|dc.description.abstract||Glass fibre reinforcing polymer (GFRP) bars are becoming a more comparable alternative to steel rebar used as tensile reinforcement for concrete, due to their cost effectiveness compared to other alternatives. GFRP has material characteristics of being corrosion-resistant and low-impact to electromagnetic field interference. GFRP bars are also stronger but less stiff than traditional steel rebar. However, the biggest drawback of GFRP bars acting as reinforcement for concrete members is their brittle nature, where there is little-to-no warning of failure of a structural reinforced concrete element. As a result, it is crucial to successfully identify the tensile strength of such material prior to installment in construction projects. The most direct way to measure this quality is to perform a uniaxial, direct tensile test on GFRP bars. This test involves clamping the ends of the GFRP bar in a testing machine and pulling the bar apart with tensile force until failure. From this, the tensile stress and tensile elastic modulus of a GFRP bar can be obtained from the recorded force and displacement values.
The tensile test requires large capacity test frames. Typically, the bigger sized GFRP bars are very difficult to test to their ultimate tensile stress due to lack of access of a testing machine strong enough to break the GFRP bar. Another critical consideration that needs to be made is adequately preparing steel anchorages tubes at the ends of the GFRP bar such that the grips of the testing machine would not crush the GFRP material. A common problem with this setup is that the GFRP could de-bond from the steel tube mid-way through the test, if they are not properly bonded together. As a result, there needs to be ample anchorage length and threading of the insides of the anchorage tubes to promote bonding between the GFRP material and the steel anchorage tube. If an anchorage tube length is very long, this can cause the specimen to be quite heavy and difficult to maneuver when placing it inside of the testing machine. This test is direct in obtaining key parameters, but it involves significant time and effort to conduct, discouraging the completion of quality control tests for GFRP bars, which are needed to ensure the tensile strength of the reinforcement used in concrete.
An alternative test that has been investigated to obtain the tensile strength of a GFRP bar is conducting a flexural test, where the specimen is subjected to compressive and tensile stresses. Since the goal is to observe the tensile strength of the GFRP bar, the only preparations for this test that are required is having access to the proper flexural apparatus, and cutting the GFRP specimen to length and longitudinally in half to ensure tensile failure occurs first. From this test, the loading at which the tensile fibres first rupture can be converted into a rupture stress. Using Weibull’s Weakest Link model to describe the failure distribution of the GFRP material based on its flaws, the rupture stress can be related to its tensile strength. To provide a more accurate result, the GFRP material is modelled as a bi-moduli material, where its compressive and tensile elastic moduli are different. Through these set of calculations, the flexural test of the GFRP material is an efficient method in obtaining the tensile strength.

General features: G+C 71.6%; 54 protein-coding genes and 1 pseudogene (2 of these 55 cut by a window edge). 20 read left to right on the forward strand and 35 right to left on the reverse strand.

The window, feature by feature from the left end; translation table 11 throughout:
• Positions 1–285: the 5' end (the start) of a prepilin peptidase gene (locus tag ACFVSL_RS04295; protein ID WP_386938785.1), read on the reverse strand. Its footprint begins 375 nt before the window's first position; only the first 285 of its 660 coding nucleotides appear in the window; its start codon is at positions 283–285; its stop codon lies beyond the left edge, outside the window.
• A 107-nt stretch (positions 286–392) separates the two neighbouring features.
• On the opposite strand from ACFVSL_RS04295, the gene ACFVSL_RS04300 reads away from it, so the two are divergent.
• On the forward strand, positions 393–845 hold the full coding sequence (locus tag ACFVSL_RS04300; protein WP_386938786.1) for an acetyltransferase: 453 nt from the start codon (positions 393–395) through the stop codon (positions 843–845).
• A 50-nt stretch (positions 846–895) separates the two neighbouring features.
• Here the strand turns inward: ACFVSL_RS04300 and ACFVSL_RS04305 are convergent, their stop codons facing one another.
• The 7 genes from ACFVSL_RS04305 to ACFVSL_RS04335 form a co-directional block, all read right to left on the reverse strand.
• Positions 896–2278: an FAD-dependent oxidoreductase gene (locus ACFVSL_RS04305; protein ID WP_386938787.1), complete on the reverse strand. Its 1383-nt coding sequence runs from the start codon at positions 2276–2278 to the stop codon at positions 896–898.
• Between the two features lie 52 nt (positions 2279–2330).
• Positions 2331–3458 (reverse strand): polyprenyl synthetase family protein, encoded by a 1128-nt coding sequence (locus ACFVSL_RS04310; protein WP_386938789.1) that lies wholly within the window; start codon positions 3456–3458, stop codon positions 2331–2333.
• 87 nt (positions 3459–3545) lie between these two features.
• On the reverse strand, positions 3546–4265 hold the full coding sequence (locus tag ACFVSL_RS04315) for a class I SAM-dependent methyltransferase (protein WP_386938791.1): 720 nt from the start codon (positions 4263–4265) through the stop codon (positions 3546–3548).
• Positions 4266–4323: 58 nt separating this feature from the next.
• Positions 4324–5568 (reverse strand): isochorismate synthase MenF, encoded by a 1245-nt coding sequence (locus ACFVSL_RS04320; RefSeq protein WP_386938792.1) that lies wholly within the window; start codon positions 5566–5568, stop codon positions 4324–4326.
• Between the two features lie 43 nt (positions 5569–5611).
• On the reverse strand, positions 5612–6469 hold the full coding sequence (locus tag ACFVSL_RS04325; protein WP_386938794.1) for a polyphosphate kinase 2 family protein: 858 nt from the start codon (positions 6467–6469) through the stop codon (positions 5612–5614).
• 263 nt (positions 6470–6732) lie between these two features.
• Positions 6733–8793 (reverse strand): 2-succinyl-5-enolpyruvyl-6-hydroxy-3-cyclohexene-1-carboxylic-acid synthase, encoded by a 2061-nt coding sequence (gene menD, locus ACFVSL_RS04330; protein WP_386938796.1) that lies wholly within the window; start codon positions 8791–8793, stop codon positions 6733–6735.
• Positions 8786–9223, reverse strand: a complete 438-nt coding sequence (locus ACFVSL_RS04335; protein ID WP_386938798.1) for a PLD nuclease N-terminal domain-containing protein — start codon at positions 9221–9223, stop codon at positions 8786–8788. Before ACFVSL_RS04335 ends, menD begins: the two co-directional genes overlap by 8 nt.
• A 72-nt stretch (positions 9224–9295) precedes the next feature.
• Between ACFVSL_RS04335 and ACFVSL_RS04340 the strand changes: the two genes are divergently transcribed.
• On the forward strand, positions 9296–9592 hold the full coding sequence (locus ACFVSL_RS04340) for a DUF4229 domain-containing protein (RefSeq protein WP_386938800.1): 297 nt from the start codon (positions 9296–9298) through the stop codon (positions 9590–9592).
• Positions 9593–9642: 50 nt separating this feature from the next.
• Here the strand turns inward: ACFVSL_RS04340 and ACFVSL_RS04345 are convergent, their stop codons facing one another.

This research investigates 3-point and 4-point bending tests of GFRP bars of size 8 mm, 13 mm, 16 mm, 20 mm, 25 mm, and 32 mm in diameter, to be used to determine tensile strength of these bars. Testing with two different flexural tests will examine if one of the tests yield a more accurate result for calculating the tensile strength of the GFRP bars compared to the other. Using varying sizes of GFRP bars will confirm whether the set of correlation calculations work for all sizes. Tensile testing of GFRP bars of sizes 8 mm, 13 mm, and 16 mm in diameter was completed, in order to validate the results from the flexural testing.
It was found that both 3-point and 4-point bending tests can be used to determine tensile strength. Both methods are comparably accurate, with 3-point bending being slightly faster to do. In comparison with results from tensile testing (for smaller specimens) and prior research, it was found that the correlated tensile capacities from the flexure tests had minor discrepancies, having an error of less than 19%. The flexural test holds great potential to be a successful standardized test that yields accurate results to determine the ultimate tensile strength of a GFRP bar. The purpose for such testing is for quality control and quality assurance of different batches of GFRP bars to be installed in concrete infrastructure.||en